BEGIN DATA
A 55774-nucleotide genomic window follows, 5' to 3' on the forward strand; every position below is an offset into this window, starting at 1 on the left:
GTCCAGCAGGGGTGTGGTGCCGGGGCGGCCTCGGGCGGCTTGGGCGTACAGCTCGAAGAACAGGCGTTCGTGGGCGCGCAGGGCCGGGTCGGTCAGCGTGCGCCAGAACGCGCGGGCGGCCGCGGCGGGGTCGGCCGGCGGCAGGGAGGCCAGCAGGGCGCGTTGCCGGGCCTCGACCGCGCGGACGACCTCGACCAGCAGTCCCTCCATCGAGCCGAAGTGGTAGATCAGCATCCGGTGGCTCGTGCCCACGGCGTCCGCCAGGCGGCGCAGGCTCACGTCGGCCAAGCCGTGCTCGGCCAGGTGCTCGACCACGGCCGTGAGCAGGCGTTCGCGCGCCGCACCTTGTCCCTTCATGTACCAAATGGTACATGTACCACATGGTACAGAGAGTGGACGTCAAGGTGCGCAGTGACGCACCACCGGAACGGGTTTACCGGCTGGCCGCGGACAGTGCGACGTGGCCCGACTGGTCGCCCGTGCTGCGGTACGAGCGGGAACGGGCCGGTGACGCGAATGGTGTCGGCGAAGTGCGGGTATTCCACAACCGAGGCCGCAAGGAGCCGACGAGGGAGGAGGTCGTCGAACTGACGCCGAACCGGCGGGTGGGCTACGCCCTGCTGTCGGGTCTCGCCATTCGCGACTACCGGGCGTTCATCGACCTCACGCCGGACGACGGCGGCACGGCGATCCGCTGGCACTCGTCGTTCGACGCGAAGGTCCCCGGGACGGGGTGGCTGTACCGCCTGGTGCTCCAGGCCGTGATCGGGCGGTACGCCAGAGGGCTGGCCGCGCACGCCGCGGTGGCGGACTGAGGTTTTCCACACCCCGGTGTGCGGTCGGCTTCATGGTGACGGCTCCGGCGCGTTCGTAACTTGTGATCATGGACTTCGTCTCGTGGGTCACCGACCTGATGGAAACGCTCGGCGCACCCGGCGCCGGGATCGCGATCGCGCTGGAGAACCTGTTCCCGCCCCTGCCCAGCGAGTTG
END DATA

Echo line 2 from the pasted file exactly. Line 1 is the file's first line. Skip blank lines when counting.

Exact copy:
GTCCAGCAGGGGTGTGGTGCCGGGGCGGCCTCGGGCGGCTTGGGCGTACAGCTCGAAGAACAGGCGTTCGTGGGCGCGCAGGGCCGGGTCGGTCAGCGTGCGCCAGAACGCGCGGGCGGCCGCGGCGGGGTCGGCCGGCGGCAGGGAGGCCAGCAGGGCGCGTTGCCGGGCCTCGACCGCGCGGACGACCTCGACCAGCAGTCCCTCCATCGAGCCGAAGTGGTAGATCAGCATCCGGTGGCTCGTGCCCACGGCGTCCGCCAGGCGGCGCAGGCTCACGTCGGCCAAGCCGTGCTCGGCCAGGTGCTCGACCACGGCCGTGAGCAGGCGTTCGCGCGCCGCACCTTGTCCCTTCATGTACCAAATGGTACATGTACCACATGGTACAGAGAGTGGACGTCAAGGTGCGCAGTGACGCACCACCGGAACGGGTTTACCGGCTGGCCGCGGACAGTGCGACGTGGCCCGACTGGTCGCCCGTGCTGCGGTACGAGCGGGAACGGGCCGGTGACGCGAATGGTGTCGGCGAAGTGCGGGTATTCCACAACCGAGGCCGCAAGGAGCCGACGAGGGAGGAGGTCGTCGAACTGACGCCGAACCGGCGGGTGGGCTACGCCCTGCTGTCGGGTCTCGCCATTCGCGACTACCGGGCGTTCATCGACCTCACGCCGGACGACGGCGGCACGGCGATCCGCTGGCACTCGTCGTTCGACGCGAAGGTCCCCGGGACGGGGTGGCTGTACCGCCTGGTGCTCCAGGCCGTGATCGGGCGGTACGCCAGAGGGCTGGCCGCGCACGCCGCGGTGGCGGACTGAGGTTTTCCACACCCCGGTGTGCGGTCGGCTTCATGGTGACGGCTCCGGCGCGTTCGTAACTTGTGATCATGGACTTCGTCTCGTGGGTCACCGACCTGATGGAAACGCTCGGCGCACCCGGCGCCGGGATCGCGATCGCGCTGGAGAACCTGTTCCCGCCCCTGCCCAGCGAGTTG